1. Document the communications. If you use phone cards, keep them. If you use Skype, keep track of chats. You can keep a log of time spent talking each day. Letters, cards and hard copies of correspondence are helpful. We may also submit sample emails over a period of time to demonstrate the ongoing nature of the relationship.
2. Document all time spent in each others presence. If you are going overseas to be with your wife or husband, keep copies of everything related to the travel. This includes airfare receipts, hotel receipts, visa stamps, ticket stubs and any other evidence showing that you did things together.
3. Document the relationship with photos. Be sure to take lots of pictures while the two of you are together. One or two photos will not cut it. With many people having access to digital cameras, this should be relatively easy. Photos of you and your spouse in various locations and with different people are also persuasive evidence of the validity of the marriage. Engagement and wedding photos are certainly helpful, but everyday photos are also good at establishing the validity of the marriage.
4. Letters or affidavits from people familiar with the wedding and the relationship. Many times, we supplement our spouse visa applications with affidavits or letters from family members or friends who have personal knowledge of the wedding and the marriage. These are very helpful.
These are just some of the things that you can do to boost your chance of success at USCIS before your case is decided and sent to the National Visa Center.
Give us a call (314-961-8200) or visit our website (https://hackinglawpractice.com) if you have questions.
Callers to our office and visitors to our website always have questions regarding whether their sibling will be able to bring a spouse and/or children with them when they come to the U.S. on the sibling of a US citizen visa application.
We understand why there are so many questions – it is because it really is confusing !!
The short answer is YES. Your sibling does not have to be single to come to the U.S. through your petition.
When you file an I-130 for your brother or your sister, they can bring their spouse and minor children with them. Minor children are children under the age of 21.
USCIS and the State Department refer to the spouse and minor children as “derivatives.” Separate petitions are not required.
A related question is – if I am a US citizen and I sponsor my brother or sister and their spouse and minor children, what happens if the children reach the age of 21 before a visa becomes available.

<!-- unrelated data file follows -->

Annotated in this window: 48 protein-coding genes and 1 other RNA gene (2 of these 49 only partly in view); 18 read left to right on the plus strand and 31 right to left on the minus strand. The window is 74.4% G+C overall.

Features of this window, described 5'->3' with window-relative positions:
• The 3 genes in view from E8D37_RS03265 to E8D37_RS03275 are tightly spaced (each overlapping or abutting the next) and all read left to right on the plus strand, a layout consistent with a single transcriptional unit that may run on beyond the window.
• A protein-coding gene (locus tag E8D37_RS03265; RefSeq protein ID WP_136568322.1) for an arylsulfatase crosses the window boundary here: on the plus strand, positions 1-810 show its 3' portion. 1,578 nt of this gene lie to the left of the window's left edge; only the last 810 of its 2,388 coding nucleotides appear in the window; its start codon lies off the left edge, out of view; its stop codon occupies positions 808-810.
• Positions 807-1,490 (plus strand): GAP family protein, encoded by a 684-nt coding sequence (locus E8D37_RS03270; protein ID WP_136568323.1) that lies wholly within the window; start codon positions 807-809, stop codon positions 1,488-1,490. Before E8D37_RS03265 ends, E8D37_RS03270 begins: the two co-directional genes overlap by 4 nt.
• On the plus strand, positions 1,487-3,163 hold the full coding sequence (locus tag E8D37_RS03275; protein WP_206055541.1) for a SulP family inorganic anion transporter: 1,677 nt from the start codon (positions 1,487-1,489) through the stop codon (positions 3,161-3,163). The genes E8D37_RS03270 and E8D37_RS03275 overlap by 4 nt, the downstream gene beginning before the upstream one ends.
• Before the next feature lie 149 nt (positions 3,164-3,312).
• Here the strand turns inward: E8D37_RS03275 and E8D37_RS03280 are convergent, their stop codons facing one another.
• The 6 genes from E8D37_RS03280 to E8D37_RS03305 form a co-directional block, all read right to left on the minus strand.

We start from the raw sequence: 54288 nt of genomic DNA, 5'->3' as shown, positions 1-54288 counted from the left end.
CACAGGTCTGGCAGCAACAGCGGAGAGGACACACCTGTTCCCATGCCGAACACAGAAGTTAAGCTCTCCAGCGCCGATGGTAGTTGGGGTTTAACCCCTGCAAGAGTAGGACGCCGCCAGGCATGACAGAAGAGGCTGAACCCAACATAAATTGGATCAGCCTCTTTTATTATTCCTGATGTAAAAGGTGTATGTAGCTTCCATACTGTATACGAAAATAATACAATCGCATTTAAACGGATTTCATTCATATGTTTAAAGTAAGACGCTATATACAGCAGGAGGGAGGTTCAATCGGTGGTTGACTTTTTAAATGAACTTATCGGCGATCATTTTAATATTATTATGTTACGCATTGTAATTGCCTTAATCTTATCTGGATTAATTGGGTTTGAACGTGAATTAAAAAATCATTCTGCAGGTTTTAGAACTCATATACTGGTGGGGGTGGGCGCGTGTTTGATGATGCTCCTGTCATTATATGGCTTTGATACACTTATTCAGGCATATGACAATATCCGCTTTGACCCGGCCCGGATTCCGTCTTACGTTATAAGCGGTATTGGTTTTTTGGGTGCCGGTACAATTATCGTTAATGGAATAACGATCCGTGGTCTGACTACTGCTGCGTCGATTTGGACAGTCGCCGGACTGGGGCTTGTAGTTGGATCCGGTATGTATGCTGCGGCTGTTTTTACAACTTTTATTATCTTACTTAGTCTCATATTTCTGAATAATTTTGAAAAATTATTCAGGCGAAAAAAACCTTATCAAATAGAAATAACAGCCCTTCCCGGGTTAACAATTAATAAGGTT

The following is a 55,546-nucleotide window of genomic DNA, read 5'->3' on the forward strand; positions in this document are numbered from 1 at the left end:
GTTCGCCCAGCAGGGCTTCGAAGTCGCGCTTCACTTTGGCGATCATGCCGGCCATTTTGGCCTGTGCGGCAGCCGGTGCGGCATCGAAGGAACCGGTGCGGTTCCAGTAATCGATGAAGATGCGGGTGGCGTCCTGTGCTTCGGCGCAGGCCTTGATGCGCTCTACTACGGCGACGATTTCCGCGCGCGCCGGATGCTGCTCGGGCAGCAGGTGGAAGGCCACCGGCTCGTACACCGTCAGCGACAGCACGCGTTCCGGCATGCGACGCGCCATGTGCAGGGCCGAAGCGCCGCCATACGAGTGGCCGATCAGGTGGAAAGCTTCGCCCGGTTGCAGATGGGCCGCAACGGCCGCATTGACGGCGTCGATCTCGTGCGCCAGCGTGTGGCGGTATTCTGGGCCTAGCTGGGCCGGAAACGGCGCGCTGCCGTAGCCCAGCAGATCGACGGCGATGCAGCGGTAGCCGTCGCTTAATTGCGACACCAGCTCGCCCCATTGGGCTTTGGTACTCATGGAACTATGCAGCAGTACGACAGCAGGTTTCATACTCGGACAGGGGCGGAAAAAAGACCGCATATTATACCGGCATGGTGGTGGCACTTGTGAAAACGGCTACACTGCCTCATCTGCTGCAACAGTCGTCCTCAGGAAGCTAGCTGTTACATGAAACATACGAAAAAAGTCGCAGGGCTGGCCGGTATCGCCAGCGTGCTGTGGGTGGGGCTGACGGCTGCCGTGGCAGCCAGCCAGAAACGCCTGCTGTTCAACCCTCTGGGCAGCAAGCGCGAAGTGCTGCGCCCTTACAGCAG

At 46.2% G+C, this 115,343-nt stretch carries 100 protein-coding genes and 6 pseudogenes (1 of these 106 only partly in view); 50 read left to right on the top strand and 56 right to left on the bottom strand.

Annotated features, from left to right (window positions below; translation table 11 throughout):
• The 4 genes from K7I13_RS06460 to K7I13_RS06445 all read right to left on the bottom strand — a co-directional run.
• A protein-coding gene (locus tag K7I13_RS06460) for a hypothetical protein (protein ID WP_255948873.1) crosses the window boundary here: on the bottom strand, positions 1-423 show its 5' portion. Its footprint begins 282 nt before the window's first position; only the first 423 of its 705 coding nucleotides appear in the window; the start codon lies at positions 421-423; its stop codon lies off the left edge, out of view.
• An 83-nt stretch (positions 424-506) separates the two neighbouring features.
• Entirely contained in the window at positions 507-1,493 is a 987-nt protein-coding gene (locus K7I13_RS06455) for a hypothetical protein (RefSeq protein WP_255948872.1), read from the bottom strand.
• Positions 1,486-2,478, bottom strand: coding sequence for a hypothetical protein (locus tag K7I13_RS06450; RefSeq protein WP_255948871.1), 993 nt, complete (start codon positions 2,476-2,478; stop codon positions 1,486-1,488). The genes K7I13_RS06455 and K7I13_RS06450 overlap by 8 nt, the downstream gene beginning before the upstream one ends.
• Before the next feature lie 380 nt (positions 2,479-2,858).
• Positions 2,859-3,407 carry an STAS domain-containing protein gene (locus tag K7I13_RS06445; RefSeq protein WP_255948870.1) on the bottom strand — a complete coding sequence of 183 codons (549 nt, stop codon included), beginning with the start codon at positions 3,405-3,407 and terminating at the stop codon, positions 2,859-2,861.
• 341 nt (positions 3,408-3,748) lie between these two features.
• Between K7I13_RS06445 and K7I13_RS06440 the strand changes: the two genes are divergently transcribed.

In typical lawyer-like language – it depends ! USCIS uses a complicated formula to figure out if the provisions of the Child Status Protection Act apply to allow the child to continue to be considered a minor under the original petition. One thing to keep in mind is that if the minor child ages out, but they are protected by the CSPA – that protection disappears if the child marries.
The long delays in sibling-based immigration visas cause lots of real world headaches. If you have questions or concerns about a particular application or simply want more information about how you might sponsor a brother or sister and their family to come to the U.S. on a permanent basis, please give us a call at (314) 961-8200.
In most spouse visa cases, several months go by between the initial filing/biometrics appointment and the actual interview. People often wonder why that is.
Let me explain what’s happening to your application:
1. Initial processing
First, your package is received by contractors working for USCIS. They accept and review the paperwork for an initial determination as to whether the required forms and supporting documents have been filed.
These contractors work with a checklist to help them review each document carefully. The submitted filing fees are converted to ACH (automated clearing house) and deducted directly from the bank.
The applications are then forwarded to the National Benefits Center in Lee’s Summit Missouri.
2. National Benefits Center (NBC)
The NBC was created by USCIS in 2001. The NBC’s mission is to process applications that are to be sent to a local service center for interview.
Each application (work authorization, travel document, spouse visa and green card application) is assigned a case number. The NBC was originally called the Missouri Service Center, so the first three letters of the case number are always MSC. The non-citizen spouse also receives an alien identification number (A#).
The NBC conducts a more thorough review of the application. If information or evidence is missing, the NBC sends out a request for evidence (which we discussed in an earlier email).
3. FBI Name Check
The third piece of the puzzle before an interview is scheduled is the FBI name (or background) check. After biometrics are conducted, the fingerprints are sent to the FBI for a check of local and national criminal databases.
The check is very thorough. Serious traffic, misdemeanor and felony arrests and convictions are identified. This is important because all arrests and convictions will be discussed at the interview.
We generally obtain the same records BEFORE filing so that we are adequately prepared for whatever may come up. It also demonstrates why it is important that you tell us everything regarding any interaction that you have ever had with the law.
These are the three stages that must take place before you and your spouse attend the green card interview. If you have any questions, please give us a ring at (314) 961-8200.